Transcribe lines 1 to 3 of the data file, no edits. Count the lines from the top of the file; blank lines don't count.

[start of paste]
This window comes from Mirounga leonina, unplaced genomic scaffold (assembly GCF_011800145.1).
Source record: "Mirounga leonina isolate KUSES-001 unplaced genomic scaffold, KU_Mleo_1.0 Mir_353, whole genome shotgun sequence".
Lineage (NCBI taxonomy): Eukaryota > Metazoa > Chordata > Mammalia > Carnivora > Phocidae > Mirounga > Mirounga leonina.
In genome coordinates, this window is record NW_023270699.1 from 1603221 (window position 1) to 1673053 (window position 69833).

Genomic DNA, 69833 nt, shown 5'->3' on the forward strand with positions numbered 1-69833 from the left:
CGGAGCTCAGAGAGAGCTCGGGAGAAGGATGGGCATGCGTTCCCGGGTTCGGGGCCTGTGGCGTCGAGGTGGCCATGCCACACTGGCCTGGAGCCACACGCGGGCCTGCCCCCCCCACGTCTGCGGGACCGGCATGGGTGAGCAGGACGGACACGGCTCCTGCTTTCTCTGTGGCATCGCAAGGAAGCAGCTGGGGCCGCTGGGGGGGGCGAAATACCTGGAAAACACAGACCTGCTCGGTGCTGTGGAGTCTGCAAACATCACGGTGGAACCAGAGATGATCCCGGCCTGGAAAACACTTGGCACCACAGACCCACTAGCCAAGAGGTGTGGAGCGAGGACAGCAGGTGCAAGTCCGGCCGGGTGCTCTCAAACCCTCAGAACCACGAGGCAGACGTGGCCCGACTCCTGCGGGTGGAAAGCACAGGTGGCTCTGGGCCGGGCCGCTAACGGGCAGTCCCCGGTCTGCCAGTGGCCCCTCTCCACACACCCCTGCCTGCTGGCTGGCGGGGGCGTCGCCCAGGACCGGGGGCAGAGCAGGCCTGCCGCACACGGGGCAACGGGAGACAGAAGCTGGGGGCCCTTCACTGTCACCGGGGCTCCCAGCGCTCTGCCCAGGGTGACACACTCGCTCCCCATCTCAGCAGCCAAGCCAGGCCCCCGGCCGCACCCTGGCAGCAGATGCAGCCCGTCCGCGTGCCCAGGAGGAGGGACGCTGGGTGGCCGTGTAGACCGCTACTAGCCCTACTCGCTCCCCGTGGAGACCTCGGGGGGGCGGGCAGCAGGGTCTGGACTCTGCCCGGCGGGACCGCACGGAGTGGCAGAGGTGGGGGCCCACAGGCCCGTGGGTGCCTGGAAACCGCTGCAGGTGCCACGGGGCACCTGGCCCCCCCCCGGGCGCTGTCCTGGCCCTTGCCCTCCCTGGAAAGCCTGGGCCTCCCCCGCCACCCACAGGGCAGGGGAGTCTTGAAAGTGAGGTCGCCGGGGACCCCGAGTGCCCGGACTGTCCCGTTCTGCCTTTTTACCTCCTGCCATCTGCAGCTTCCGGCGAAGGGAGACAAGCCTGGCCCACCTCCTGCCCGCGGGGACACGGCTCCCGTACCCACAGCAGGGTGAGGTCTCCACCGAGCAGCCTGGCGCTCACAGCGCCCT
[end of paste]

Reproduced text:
This window comes from Mirounga leonina, unplaced genomic scaffold (assembly GCF_011800145.1).
Source record: "Mirounga leonina isolate KUSES-001 unplaced genomic scaffold, KU_Mleo_1.0 Mir_353, whole genome shotgun sequence".
Lineage (NCBI taxonomy): Eukaryota > Metazoa > Chordata > Mammalia > Carnivora > Phocidae > Mirounga > Mirounga leonina.